USWS Drought Monitor:
A sprawling stretch of salt ponds on the western edge of San Francisco Bay, once eyed for the creation of a virtual mini-city, is back at the center of debate over regional development after the Trump administration this month exempted the site from the Clean Water Act.
With the regulatory hurdle out of the way, real estate company DMB Pacific Ventures says it’s reopening discussion about what to do with the unusually large chunk of undeveloped land at the heart of Silicon Valley in Redwood City.
The Phoenix-based firm hasn’t offered a plan for the property. It’s only said it won’t pursue the same 12,000-home proposal it sought a decade ago. That idea was dropped amid fierce opposition, but with emotions still raw from the fight, renewed talk of development is once again igniting tension between such competing interests as housing and bay restoration.
“What was proposed before was huge and controversial … and divided our community,” said Redwood City Mayor Ian Bain. “There’s very little appetite in the community for another big project.”
Bain said his preference is to return the land to its original, marshy state. This option was popularized during the last dispute because a natural wetlands would help buffer the city from the rising bay water that has come with climate change.
Any proposed construction on the roughly 2-square-mile salt-harvesting site would still have to be approved by the city as well as other local and state agencies. But DMB Ventures, which is working with the property’s owner, agribusiness giant Cargill, believes the Bay Area’s acute housing shortage plus the land’s proximity to such employers as Facebook, Oracle and Kaiser Permanente could warm the community to new residential development.
“It’s a critical site, it’s a critical size and it’s a critical location,” said attorney David Smith, representing DMB Ventures. “It’s uniquely poised to help facilitate solutions to some of Silicon Valley’s most vexing challenges.”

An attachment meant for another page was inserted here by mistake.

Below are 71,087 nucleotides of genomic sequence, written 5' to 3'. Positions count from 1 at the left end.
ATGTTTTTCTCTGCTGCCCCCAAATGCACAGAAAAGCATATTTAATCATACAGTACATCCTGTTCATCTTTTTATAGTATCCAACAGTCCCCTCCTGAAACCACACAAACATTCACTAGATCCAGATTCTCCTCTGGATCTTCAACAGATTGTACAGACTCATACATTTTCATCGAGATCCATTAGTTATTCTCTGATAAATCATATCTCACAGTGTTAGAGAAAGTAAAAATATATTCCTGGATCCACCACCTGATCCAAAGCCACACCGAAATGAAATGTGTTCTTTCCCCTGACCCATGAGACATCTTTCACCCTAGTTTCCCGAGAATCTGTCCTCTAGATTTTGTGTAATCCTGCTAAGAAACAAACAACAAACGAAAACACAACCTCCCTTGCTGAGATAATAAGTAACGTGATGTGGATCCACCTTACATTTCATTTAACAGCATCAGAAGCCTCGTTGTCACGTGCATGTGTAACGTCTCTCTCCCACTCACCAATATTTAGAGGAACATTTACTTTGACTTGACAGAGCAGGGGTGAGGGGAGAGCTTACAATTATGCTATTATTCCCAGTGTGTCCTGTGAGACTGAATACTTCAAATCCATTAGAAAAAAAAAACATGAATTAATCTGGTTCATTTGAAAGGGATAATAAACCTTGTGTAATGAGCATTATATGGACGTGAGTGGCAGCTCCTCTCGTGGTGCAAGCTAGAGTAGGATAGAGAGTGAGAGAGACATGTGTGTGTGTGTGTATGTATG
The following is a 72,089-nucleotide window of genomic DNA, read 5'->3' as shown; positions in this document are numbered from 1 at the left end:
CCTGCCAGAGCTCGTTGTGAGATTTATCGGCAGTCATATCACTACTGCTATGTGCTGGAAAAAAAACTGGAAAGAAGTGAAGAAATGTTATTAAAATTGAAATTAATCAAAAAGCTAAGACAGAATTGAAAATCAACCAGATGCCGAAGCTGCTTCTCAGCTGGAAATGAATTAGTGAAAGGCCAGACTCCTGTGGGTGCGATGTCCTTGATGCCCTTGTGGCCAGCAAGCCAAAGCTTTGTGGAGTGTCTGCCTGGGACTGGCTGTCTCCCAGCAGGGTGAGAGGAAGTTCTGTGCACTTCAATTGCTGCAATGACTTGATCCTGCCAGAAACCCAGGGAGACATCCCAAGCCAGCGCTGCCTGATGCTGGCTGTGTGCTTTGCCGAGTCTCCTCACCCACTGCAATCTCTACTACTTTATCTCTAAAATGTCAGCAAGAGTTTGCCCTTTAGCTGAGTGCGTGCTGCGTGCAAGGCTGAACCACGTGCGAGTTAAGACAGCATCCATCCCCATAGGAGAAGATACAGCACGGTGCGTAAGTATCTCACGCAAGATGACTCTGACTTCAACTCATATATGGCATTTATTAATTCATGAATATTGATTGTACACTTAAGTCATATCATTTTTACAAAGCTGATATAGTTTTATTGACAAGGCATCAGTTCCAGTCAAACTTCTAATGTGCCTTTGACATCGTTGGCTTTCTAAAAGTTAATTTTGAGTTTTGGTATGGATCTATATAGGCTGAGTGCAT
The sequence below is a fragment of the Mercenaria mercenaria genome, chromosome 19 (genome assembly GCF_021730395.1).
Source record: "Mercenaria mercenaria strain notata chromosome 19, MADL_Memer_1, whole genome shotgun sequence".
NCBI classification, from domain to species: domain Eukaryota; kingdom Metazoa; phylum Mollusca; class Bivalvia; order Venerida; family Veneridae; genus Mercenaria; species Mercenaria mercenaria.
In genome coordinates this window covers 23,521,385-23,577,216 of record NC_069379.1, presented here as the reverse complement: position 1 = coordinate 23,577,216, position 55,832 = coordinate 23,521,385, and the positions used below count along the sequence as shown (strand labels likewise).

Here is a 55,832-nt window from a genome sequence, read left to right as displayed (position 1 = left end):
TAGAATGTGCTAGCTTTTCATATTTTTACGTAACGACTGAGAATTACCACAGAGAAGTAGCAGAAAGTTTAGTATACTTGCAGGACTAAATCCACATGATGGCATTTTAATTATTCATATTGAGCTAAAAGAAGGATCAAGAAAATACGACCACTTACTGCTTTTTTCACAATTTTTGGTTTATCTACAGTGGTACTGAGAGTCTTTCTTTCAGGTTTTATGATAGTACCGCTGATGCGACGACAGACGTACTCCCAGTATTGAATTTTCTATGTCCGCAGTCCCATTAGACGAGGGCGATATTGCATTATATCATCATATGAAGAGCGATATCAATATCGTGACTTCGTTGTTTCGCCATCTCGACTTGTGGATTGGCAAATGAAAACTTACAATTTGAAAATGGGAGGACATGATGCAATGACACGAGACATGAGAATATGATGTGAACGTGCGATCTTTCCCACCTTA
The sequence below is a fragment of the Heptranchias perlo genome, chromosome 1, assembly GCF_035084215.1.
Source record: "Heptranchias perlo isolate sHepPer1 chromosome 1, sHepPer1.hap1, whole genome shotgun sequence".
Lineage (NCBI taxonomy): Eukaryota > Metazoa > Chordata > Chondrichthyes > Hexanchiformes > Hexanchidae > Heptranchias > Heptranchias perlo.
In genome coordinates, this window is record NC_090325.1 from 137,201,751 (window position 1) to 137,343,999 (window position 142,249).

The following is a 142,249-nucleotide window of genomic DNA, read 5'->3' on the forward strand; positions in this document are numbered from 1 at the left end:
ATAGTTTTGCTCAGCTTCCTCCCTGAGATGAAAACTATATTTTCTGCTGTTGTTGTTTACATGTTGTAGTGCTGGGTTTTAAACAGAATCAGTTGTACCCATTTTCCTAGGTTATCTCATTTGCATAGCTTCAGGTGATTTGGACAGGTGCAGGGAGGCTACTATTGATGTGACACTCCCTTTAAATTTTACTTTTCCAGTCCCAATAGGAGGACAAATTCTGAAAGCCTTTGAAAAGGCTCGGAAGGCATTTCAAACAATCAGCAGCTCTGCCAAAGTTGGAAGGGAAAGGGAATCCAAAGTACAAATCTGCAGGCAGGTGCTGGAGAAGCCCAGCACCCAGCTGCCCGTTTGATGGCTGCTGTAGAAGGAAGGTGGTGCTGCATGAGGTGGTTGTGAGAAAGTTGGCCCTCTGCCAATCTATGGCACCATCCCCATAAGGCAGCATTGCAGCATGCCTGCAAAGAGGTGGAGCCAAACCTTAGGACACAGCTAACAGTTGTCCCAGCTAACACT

The prospect of building over the salt ponds comes after the U.S. Environmental Protection Agency last week tossed the findings of the local EPA office and determined that the land is not bound to the Clean Water Act. The 1972 law is designed to restrict water pollution as well as prevent the destruction of wetlands.
Agency Administrator Andrew Wheeler wrote that the Redwood City property had been turned from marsh into a salt farm before the passage of the Clean Water Act and, therefore, future development wouldn’t be subject to the law. The land was diked and filled in the early 1900s to create a series of pinkish-red pools where briny water, to this day, is dried to produce salt.
Jared Blumenfeld, former administrator of the EPA’s West Coast office and now California’s secretary of environmental protection, said the agency’s decision is a misguided interpretation of the Clean Water Act.
During his tenure at the federal EPA, Blumenfeld’s office determined that the Redwood City site was subject to the law because it covers areas that can be easily converted back to wetlands, which is the case with the salt ponds. That determination was not made official, however, before President Trump took office, and the new administration moved forward with its own review.
“This is a very troubling precedent,” Blumenfeld said. “More than 90 percent of coastal wetlands have been destroyed in California, and this opens up the potential of (more) development” on the bayfront.
When OPEC started an oil-price war in late 2014, most people believed U.S. shale was doomed. In reality, the giant oil majors suffered most — burdened by expensive mega-projects, Chevron Corp., BP Plc and the rest struggled to adapt to the fall in energy prices.
Slowly, those companies figured out how to survive in the lower-for-longer price era. They cut costs and, more importantly, learned how to stop them from rising again. In an industry that favored tailored solutions for every project, companies started to talk about standardization. At closed-door sessions in Davos, Big Oil bosses didn’t waste time on self-important talk, but instead discussed how to share the design of anything from underwater valves to pumps.